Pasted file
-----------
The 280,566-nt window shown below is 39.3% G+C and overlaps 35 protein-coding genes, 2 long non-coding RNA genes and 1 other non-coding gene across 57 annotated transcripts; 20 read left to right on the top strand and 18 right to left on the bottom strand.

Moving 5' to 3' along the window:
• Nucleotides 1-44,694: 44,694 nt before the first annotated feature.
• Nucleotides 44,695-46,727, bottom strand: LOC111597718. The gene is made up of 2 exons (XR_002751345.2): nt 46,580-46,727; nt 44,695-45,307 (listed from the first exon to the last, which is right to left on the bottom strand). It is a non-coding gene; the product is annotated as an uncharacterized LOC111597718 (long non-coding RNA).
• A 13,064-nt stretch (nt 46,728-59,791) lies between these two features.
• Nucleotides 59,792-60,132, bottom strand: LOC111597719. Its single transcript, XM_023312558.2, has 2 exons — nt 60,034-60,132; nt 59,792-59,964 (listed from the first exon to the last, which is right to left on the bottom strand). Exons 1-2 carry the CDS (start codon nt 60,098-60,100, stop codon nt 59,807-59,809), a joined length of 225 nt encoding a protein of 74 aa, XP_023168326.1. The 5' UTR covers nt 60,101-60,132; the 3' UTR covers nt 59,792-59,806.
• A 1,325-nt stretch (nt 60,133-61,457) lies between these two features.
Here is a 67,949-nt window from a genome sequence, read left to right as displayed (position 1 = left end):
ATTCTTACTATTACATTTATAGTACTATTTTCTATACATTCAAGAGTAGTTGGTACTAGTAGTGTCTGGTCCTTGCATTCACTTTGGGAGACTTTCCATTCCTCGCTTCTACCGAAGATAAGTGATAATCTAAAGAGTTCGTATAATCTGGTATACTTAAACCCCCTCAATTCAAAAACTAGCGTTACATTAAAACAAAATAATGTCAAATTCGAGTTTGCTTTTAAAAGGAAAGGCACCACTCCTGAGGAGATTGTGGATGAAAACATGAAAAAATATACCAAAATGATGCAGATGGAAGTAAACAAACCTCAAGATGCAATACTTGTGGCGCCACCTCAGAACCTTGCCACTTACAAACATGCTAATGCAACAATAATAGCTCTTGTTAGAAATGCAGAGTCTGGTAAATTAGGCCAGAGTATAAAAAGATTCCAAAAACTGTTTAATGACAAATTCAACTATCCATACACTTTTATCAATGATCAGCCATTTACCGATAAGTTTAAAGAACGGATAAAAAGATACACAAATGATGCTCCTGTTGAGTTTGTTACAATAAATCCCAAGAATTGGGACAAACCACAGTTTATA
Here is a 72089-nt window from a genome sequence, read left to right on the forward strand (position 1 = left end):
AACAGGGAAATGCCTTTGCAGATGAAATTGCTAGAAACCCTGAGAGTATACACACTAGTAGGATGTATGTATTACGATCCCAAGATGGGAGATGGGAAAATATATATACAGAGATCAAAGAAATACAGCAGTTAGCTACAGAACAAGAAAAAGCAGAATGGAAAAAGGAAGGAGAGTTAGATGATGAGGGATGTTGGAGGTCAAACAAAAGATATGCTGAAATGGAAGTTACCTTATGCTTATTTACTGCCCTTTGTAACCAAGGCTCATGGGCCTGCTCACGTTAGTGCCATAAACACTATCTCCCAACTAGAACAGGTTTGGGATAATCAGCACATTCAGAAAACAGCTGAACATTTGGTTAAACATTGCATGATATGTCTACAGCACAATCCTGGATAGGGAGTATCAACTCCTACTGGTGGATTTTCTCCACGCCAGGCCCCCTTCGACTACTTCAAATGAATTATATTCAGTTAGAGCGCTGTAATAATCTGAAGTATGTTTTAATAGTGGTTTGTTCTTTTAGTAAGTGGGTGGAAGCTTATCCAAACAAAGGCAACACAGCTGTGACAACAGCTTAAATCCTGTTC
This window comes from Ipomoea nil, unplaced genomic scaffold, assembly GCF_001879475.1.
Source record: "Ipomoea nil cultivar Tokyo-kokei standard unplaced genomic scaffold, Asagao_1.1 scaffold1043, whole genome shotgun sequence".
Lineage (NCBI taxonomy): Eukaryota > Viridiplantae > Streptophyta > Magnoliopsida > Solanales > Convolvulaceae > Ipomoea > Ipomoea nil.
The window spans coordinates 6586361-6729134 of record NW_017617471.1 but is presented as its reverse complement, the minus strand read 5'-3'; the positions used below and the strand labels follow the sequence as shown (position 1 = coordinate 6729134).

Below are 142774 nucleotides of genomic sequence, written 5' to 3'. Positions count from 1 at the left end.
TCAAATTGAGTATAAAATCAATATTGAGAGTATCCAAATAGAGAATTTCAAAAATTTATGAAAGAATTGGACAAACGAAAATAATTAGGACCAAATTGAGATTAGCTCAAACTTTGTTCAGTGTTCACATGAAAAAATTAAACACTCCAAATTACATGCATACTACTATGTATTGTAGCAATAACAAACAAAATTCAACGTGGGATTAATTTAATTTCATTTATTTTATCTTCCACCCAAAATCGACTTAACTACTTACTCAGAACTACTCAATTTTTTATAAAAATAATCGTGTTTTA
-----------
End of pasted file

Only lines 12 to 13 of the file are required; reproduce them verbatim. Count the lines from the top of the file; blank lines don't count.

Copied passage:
This window comes from Ipomoea nil, unplaced genomic scaffold, assembly GCF_001879475.1.
Source record: "Ipomoea nil cultivar Tokyo-kokei standard unplaced genomic scaffold, Asagao_1.1 scaffold1043, whole genome shotgun sequence".